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Cards, readers and keyboards

[1] An essential requirement for making good use of computers is the 1

ability to put information into the machine. Until the early 1960s, one
of the most frequently used devices for providing input data to a
computer was the punched card,a major storage medium for computer
programs and data. Most people are very surprised to find that punched 5
cards were used as long ago as 1780 on textile machinery. However, the
first application of punched cards for the representation of large
quantities of data was made by Dr Herman Hollerith in 1890. Working
for the US Census Bureau, he realized that unless some means of
speeding up the analysis of census data were found, it would take more 10
than ten years to complete the job. He recognized the value of the
punched cards for this purpose, devised a code for representing data on
the cards, and invented the necessary machines to meet his needs.
Dr Hollerith went on to found a company to produce these machines,
which in 1924 became International Business Machines, or IBM for 15

short. Nowadays punched cards are rarely used.

[2] The use of punched cards actually required two separate pieces of
equipment. The first was a keypunch,which looked like a large
typewriter and was not physically connected to the computer; hence, it
was an off-linedevice. The second was a card reader,which, as its name 20

implies, read information from the cards. Unlike the keypunch, it was connected to the computer and was, therefore, said to be on-line.

P] Inorder to speed up input, some installations used magnetic tape or
disk as an intermediate input medium. Information was punched on
cards and then transferred from cards to magnetic tape or disk. It was 25

then transferred to the computer and stored in memory, one word at a time, by mounting the tape (or disk) on a tape drive (or disk drive) connected to the computer. This process is known as spooling.

[4] Today, most programming and data entry is done directly onto

magnetic tape or disk, eliminating cards and card readers — although 30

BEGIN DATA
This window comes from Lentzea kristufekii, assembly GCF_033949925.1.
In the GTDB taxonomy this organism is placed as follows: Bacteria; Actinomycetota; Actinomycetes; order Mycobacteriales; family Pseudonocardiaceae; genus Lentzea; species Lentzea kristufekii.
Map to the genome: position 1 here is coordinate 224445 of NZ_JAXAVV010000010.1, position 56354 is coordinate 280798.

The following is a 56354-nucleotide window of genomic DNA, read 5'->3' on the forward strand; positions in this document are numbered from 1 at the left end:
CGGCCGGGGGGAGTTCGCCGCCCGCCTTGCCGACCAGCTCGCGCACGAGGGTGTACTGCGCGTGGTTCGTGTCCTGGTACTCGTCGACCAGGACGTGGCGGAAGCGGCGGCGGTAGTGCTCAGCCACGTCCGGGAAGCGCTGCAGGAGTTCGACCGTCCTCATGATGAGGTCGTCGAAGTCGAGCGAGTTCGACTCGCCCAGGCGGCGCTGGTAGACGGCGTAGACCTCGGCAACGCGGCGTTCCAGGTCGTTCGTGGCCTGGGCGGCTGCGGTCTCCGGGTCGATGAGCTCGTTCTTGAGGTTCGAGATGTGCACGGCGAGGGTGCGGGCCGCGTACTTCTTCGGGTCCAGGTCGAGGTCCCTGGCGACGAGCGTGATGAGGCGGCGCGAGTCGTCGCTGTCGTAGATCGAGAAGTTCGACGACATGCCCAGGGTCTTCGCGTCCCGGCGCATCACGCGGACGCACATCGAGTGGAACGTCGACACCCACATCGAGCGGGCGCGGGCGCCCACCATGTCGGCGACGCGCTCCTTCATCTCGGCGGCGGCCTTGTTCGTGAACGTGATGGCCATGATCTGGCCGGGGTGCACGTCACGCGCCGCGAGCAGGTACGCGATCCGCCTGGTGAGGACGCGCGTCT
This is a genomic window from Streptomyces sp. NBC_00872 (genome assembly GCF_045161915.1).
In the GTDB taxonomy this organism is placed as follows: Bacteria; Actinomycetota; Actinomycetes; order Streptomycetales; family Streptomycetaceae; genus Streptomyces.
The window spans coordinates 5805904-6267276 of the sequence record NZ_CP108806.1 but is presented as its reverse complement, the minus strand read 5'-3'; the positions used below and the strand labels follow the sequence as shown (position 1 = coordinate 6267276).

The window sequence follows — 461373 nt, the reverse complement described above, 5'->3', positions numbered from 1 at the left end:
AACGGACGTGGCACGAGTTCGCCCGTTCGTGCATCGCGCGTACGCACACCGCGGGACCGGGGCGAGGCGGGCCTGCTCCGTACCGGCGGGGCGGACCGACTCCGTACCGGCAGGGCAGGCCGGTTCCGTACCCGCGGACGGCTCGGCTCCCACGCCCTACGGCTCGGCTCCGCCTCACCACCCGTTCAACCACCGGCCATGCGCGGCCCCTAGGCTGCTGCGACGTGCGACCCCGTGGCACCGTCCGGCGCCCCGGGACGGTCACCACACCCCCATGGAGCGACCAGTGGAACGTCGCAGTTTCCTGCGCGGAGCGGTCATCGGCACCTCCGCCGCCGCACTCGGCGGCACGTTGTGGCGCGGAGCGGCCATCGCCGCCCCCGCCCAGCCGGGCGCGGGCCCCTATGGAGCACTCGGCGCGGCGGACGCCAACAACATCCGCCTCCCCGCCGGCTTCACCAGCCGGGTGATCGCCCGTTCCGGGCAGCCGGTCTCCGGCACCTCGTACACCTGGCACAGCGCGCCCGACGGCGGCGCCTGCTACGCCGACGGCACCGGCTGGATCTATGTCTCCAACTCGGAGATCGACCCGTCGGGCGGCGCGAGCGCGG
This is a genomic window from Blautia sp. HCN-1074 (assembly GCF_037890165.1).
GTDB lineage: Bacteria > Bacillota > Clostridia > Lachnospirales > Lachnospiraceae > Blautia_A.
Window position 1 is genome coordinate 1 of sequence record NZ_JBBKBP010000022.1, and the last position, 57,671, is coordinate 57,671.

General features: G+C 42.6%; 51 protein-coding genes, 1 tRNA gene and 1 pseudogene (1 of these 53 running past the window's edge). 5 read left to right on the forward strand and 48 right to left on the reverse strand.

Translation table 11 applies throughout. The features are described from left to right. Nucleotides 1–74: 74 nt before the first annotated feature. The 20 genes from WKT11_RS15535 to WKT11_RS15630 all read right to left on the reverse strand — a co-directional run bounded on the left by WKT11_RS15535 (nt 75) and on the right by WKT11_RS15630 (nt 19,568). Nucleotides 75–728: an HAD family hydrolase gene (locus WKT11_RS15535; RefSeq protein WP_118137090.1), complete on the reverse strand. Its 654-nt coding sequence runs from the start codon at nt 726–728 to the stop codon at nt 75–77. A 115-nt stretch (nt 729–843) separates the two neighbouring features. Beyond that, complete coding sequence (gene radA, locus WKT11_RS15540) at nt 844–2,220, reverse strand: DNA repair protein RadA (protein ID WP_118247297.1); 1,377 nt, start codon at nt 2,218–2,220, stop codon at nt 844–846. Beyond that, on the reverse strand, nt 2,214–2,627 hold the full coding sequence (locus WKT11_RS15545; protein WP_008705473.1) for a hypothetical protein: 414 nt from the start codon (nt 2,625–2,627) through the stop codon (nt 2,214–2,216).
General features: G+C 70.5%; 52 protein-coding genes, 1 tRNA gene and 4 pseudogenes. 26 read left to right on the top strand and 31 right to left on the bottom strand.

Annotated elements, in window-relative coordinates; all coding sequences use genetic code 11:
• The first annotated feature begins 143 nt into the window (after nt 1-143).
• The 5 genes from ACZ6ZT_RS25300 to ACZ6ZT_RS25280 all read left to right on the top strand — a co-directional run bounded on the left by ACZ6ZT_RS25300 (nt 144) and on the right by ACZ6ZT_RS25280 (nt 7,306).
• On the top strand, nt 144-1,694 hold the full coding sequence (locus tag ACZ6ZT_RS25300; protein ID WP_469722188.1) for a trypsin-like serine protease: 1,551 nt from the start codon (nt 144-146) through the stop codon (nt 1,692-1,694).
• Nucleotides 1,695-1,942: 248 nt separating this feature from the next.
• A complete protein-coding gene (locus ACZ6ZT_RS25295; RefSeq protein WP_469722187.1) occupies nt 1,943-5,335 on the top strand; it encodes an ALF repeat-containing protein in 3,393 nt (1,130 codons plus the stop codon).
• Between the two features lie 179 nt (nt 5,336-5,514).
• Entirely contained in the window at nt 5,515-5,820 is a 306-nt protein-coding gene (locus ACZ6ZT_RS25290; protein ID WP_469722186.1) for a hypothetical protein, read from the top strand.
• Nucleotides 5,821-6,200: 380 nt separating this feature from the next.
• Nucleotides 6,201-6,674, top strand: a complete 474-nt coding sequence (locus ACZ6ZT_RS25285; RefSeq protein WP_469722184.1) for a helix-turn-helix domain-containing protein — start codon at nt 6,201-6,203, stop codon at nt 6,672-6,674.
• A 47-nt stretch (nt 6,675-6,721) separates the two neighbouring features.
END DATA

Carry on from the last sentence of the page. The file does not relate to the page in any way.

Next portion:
cards are still sometimes used as a backup systemin case of loss of data.
The instructions, or data, are typed on a keyboard, which records the
characters magnetically, and a screen shows what has been typed. When
a data set or program is complete, the disk or tape can then be read into
the computer at high speed. 35

(5] The most common cards used rectangular holes to store data, although
circular holes were also used (see Figure 13.1). The reason for one
corner of a card being cut off was so that the user had a reference point
when placing the cards in the card reader. Each time a keypunch
pressed a key, the machine punched a number of holes in one 40
column of a card. There would be 1, 2 or 3 holes in any of 12 rows. For
this reason, each character was changed into a 12-bit word, which was
represented by writing a hole as a 1 and an unpunched area as a 0. The
cards usually had 80 columns; therefore 80 characters could be punched
on one card. 45

[6] Each of the letters, digits and characters was represented by the

particular pattern of punches in a column. Computer users could learn

to read the patterns of the holes, but this was unnecessary since the

characters were usually printed at the top of the cards at the same time

as the holes were punched. Because of this feature, both computer and 50

user could easily read a punched card.

m Once the information had been converted into holes in the cards, it was
ready to be fed into a card reader.This peripheral device was actually
attached to the computer by wires; hence it was on-line. The reader
examined a deckof cards one at a time by means of a light source with 55

photosensitive elements, which sensed the presence or absence of a hole. The printed characters were not read; these were only there to help the users interpret the cards. A modern card reader can read about 2,000 cards per minute.

[8] Obviously, cards could be used for storing binary information, with a eo

hole representing 1, and no hole, 0. If a card was used in this way, it was said to be a 'straight binary' card. More often, information was

entered in the Hollerith code or some other code. Each column had to

be read and interpreted individually, with a combination of punches in

that column representing a specific character. 65

[9] Modern key todisk machines use similar principles for storing data, but
in this case the data is stored as tiny magnets, one direction of
magnetisation representing 1 and the other 0. A common code uses 8
bits to store the code for each character; this is known as the American
Standard Code for Information Interchange (ASCII). 70

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